Thursday, May 22, 2008

More Tuscany

So, I have officially entered wine country. Montepulciano is a bit larger than Pienza and equally rich in art and architecture, but it the fact that it is also famous for its two excellent wines – Vino Nobile di Montepulciano and Rosso di Montepulciano – is a mere coincidence (I swear!). The layout of the city is very confusing. Perhaps the steep winding roads, the lack of street signs, or the pouring rain contribute to that, but without a doubt there is a “Cantina” to be found on every street, offering a tour of the underground wine cellars with free samples of their best tasting vino at the end of the tour. The owners of the wine cellars are families that go back for decades.

I arrived later in the afternoon, and having no hotel to stay at I opted for a place I had read about in a guidebook – Montepulciano has many restauants that offer “Cameres” as well (places to sleep). Marcella, the owner of one ristoranto called Il Cittino, rented out rooms above her restaurant, and cooked the most amazing food for me. It was like having a host mother for a couple days, which was lovely.

The main reason I came to Montepulciano was to see San Biagio. The church is located on the outskirts of the town at the bottom the hill, and was an enjoyable walk now that the rain had stopped. I learned a little about its history before going there – it was originally a small, ancient chapel that contained a Madonna who performed miracles. Pilgrims from all over travelled to this destination. Then in the early 16th century, Antonio da Sangallo (the Elder) was commissioned to transform it into a Renaissance church with the traditional greek-cross layout. The church still contains a painting from the 14th century of the Madonna and Child with Saint Francis. The outside has an amazing view of Tuscany and other hilltop towns.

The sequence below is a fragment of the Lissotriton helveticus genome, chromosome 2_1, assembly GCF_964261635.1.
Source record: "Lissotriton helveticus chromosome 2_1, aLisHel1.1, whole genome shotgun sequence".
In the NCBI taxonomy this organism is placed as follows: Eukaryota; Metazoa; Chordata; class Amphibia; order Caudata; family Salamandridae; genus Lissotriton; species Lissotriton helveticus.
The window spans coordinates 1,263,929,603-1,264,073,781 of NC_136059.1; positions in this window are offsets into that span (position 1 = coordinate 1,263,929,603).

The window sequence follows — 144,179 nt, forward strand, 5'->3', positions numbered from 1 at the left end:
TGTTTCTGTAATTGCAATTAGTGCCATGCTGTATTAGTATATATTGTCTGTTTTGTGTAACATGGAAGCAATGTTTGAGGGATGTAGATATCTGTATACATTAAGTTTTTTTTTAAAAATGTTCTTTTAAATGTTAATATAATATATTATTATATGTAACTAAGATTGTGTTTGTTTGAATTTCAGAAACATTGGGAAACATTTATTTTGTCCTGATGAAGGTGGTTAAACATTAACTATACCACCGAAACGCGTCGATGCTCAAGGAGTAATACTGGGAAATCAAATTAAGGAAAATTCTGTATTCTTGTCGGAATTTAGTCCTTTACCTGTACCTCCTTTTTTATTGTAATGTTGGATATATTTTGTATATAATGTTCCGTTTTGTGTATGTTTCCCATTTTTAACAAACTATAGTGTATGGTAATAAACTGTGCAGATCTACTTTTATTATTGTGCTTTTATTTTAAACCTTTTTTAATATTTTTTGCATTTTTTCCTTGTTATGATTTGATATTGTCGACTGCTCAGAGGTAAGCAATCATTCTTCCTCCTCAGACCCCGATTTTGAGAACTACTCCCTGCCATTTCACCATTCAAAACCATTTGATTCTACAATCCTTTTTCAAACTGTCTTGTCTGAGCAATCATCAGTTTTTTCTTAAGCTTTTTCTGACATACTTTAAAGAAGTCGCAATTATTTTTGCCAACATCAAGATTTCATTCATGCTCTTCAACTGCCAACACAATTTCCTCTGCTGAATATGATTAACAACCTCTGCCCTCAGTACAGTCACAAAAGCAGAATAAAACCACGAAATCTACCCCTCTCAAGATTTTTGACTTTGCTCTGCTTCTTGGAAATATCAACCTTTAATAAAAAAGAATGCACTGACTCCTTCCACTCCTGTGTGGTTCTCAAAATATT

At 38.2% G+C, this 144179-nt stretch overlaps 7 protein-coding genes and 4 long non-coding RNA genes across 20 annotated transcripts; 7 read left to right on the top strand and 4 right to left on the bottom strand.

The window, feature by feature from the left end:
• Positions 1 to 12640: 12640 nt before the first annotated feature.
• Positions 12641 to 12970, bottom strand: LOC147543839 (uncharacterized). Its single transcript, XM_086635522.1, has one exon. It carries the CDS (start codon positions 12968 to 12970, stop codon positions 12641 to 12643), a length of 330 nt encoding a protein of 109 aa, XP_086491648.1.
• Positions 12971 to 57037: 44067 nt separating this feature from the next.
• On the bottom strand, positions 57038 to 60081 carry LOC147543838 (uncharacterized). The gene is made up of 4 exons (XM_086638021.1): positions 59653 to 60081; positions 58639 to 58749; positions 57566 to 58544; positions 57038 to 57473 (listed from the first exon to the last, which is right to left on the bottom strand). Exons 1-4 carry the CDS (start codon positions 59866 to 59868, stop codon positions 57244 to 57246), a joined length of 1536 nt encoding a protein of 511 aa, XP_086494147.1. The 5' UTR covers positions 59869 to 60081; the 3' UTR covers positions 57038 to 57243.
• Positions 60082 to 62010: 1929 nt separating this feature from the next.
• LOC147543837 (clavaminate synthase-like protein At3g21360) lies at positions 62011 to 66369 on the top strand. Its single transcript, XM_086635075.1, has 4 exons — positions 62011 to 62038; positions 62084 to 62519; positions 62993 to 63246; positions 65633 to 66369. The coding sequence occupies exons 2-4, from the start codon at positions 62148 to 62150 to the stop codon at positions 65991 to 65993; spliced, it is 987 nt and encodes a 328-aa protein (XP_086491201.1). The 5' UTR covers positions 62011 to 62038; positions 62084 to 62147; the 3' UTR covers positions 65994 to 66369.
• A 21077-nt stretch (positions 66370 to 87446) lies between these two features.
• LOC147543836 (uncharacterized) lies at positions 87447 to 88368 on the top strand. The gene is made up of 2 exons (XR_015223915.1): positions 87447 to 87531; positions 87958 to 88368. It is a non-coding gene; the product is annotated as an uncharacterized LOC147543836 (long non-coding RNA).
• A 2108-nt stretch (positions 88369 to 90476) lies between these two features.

I had a delightful cappuccino at Caffe Poliziano and spent the rest of the day walking around/getting extremely lost in the narrow streets. I’m sad to leave Tuscany so soon. I found a really good quote about Tuscany by Irving Stone:

“Tuscany is a state of grace. The countryside is so lovingly designed that the eye sweeps the mountains and valleys without stumbling over a single stone. The lilt of the rolling green hills, the upsurging cypresses, the terraces sculptured by generations that have handled the rocks with skillful tenderness, the fields geometrically juxtaposed as though drawn by a draftsman for beauty as well as productivity; the battlements of castles on the hills, their tall towers standing gray-blue and golden tan among the forest of trees, the air of such clarity that every sod of earth stands out in dazzling detail..."